It remains unclear where he will be held if the judge accepts the prosecution's request, but Mr Atmaja told AAP he could be sent to prison, which would probably mean a stint in Bali's Kerobokan jail.

    The news of the boy's bleak prospects broke just as Foreign Minister Kevin Rudd was sitting down to a meeting with his Indonesian counterpart Marty Natalegawa on the sidelines of the APEC summit in Hawaii.

    Mr Rudd later told reporters Dr Natalegawa had raised the case with him but would not go into the specifics of the sentence request.

    "I would prefer not to provide public comment on a court case which is still under way," Mr Rudd said.

    News Video and article, see link

    By Karlis Salna, AAP South-East Asia Correspondent, AAP
    Updated November 11, 2011, 3:11 pm
    Source: The West Australian


  1. Balzafire
    Signing that $350,000.00 media deal dropped a turd on the table. What did they expect? Bali sure as hell can't let this family to be seen as profiting from breaking their laws.
    Bali boy back home in undercover operation

    [IMGR=white]http://www.drugs-forum.com/forum/attachment.php?attachmentid=23420&stc=1&d=1323112945[/IMGR]IT WAS a journey of epic proportions for the 14-year-old Australian known as the Bali Boy.

    Escaping a harsher sentence for being caught buying 3.6 grams of marijuana in Kuta almost seemed like the easy part yesterday as his family attempted to avoid the cameras during a meticulously planned dash from Denpasar airport to their Morisset Park home, near Newcastle.

    Pacific Blue flight 4146 touched down in Sydney at 9.53am ending a two-month ordeal in detention, but the boy did not leave the airport for several hours.

    Passengers on the flight said he was surrounded by police officers as he was ushered through customs to a side area.

    Hours later he was secretly taken through a private airport exit, escorted by Australian Federal Police as requested by the Department of Foreign Affairs, and driven to his home where hessian sheets were hung to thwart photographers.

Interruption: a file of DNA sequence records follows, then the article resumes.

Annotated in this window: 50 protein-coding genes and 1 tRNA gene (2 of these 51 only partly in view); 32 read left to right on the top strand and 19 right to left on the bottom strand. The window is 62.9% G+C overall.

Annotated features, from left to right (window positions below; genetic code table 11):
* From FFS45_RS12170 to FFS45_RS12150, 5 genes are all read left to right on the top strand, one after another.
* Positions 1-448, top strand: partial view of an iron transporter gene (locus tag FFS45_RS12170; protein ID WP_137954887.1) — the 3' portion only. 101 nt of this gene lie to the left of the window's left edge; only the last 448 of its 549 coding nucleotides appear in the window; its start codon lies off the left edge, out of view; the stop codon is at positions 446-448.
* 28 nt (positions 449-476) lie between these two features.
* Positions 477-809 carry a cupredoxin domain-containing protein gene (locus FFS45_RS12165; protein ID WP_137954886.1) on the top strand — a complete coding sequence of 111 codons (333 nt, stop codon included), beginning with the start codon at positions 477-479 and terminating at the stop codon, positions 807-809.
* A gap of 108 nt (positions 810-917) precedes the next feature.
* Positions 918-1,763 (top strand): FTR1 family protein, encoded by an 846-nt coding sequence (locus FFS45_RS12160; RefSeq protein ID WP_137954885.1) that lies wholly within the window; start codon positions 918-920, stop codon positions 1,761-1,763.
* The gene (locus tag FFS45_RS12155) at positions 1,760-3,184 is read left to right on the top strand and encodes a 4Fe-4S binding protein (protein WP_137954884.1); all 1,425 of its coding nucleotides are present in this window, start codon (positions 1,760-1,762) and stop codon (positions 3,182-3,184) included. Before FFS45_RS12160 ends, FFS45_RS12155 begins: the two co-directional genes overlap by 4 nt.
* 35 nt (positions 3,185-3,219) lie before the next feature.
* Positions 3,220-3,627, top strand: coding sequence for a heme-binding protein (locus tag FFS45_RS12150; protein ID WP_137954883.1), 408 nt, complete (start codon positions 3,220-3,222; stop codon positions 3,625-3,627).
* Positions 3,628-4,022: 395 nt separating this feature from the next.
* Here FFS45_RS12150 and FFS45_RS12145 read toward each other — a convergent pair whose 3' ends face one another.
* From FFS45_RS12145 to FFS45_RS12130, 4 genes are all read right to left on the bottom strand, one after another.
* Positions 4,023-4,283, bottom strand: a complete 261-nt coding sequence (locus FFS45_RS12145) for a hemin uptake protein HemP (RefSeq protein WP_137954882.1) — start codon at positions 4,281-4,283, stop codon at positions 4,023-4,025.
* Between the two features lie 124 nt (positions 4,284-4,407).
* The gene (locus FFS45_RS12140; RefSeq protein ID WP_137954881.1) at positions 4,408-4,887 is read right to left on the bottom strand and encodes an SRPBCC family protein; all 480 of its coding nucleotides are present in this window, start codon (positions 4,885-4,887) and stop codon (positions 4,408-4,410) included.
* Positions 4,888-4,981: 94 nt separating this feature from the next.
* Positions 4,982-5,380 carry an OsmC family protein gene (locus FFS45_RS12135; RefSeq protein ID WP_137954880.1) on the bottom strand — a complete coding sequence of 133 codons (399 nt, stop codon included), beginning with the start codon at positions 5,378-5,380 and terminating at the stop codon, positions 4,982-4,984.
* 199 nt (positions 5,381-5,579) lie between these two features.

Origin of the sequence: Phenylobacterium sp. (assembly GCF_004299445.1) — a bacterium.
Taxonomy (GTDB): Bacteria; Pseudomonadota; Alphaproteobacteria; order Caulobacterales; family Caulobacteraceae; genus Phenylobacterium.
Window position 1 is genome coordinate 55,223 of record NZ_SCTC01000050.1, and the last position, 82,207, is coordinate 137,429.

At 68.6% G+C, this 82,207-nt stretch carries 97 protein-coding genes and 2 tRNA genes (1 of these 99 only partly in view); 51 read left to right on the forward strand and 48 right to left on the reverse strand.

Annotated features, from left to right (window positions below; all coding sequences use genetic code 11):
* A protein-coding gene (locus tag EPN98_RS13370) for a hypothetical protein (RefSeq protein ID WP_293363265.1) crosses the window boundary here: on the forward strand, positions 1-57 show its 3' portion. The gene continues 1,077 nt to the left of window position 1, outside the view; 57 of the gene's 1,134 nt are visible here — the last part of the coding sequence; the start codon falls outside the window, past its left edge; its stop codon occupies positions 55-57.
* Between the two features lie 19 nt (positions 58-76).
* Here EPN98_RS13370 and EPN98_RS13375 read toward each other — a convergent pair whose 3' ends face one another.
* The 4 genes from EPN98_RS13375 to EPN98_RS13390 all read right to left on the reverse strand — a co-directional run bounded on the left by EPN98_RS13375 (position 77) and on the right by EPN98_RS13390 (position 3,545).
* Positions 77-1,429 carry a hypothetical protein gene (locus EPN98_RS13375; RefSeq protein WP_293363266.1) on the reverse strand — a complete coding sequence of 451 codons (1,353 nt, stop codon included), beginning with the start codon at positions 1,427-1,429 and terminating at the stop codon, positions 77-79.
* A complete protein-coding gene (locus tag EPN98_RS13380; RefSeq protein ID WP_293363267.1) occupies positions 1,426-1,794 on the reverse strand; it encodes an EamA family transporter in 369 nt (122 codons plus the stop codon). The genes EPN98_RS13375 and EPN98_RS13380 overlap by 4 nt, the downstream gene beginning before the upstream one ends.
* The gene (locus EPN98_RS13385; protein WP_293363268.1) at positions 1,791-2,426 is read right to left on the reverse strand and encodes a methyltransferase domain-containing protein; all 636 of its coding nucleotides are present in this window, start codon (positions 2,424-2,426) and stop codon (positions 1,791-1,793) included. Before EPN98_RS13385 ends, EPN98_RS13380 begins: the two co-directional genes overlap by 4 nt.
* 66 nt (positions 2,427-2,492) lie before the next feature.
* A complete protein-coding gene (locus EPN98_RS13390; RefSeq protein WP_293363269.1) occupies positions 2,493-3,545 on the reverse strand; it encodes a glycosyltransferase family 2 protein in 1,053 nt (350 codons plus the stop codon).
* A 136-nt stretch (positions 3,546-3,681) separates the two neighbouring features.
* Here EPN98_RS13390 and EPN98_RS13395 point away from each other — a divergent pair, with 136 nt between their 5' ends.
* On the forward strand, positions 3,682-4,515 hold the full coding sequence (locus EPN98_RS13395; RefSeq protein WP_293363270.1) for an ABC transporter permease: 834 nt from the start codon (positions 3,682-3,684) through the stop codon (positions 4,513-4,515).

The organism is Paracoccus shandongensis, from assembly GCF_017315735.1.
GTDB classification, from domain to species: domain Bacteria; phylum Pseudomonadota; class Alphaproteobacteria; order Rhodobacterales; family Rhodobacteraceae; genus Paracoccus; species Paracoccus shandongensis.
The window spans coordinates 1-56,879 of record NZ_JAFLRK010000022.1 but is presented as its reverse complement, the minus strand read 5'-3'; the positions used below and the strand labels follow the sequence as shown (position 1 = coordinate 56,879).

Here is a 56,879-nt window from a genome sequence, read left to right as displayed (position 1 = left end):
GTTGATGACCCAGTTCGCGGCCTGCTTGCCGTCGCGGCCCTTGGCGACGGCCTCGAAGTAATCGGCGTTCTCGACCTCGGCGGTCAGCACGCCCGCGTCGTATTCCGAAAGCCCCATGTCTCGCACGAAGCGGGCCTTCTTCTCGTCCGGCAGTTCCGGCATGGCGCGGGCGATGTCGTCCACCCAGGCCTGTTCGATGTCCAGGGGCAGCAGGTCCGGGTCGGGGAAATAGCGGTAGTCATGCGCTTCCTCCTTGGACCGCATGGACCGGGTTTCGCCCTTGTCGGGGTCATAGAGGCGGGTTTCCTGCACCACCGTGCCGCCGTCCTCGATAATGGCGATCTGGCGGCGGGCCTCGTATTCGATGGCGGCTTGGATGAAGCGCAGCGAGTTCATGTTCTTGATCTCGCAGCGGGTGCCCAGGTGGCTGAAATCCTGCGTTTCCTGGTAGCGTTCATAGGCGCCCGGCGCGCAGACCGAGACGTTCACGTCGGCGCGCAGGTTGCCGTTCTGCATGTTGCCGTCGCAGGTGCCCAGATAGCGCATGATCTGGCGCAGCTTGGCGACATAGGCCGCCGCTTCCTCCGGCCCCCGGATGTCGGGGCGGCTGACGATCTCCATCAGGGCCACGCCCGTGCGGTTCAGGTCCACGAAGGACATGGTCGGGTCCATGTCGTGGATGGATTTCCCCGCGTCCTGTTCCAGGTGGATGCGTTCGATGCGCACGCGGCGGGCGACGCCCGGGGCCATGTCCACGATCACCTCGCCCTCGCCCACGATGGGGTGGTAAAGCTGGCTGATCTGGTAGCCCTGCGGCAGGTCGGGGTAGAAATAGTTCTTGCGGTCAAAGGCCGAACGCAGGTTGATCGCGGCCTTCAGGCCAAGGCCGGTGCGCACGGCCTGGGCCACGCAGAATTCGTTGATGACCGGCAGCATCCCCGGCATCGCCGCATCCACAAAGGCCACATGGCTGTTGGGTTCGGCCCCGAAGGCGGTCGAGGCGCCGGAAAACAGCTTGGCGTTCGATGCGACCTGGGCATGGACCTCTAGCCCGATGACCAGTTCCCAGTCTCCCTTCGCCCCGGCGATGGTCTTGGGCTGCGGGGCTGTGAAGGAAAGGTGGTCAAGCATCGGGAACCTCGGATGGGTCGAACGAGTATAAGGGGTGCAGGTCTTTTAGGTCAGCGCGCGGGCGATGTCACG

The family ran to a back entrance from some adjacent bushes with the boy hiding his face behind a balaclava and a pillow.

    ''Obviously they don't want to speak to the media,'' said Grant Vandenberg, the celebrity agent who reportedly brokered a $300,000 media deal for the family that was allegedly aborted after it angered the Indonesian authorities.

    But speculation of a deal was still rife.

    The celebrity agent Max Markson said he believed the family had a deal with Channel Nine and its magazines but they ''haven't signed the contract''.

    ''You'll see it in 60 Minutes, you'll read about it in Woman's Day or Women's Weekly or both,'' he told the ABC.

    Channel Nine ''categorically'' denied any deal despite the presence of 60 Minutes journalist Allison Langdon in Bali.

    ''People can speculate all they like,'' said a spokesman, David Hurley. ''The answer was no, is no and will be no.''

    Proceeds from any deal can only be confiscated under the Proceeds of Crime Act if the offence committed overseas is also an offence against Australian law punishable by a minimum of 12 months' jail.

    In NSW, punishment for possession of marijuana ranges from a caution notice to two years' imprisonment; however, a court has discretion in applying the act.

    Natalie Skead, an associate professor of law from the University of Western Australia, said the Director of Public Prosecutions had shown a trend towards beginning litigation.

    Rachel Olding
    December 6, 2011

    Source Link 1st image: http://www.dailytelegraph.com.au/ne...e-from-bali-jail/story-e6freuy9-1226214016919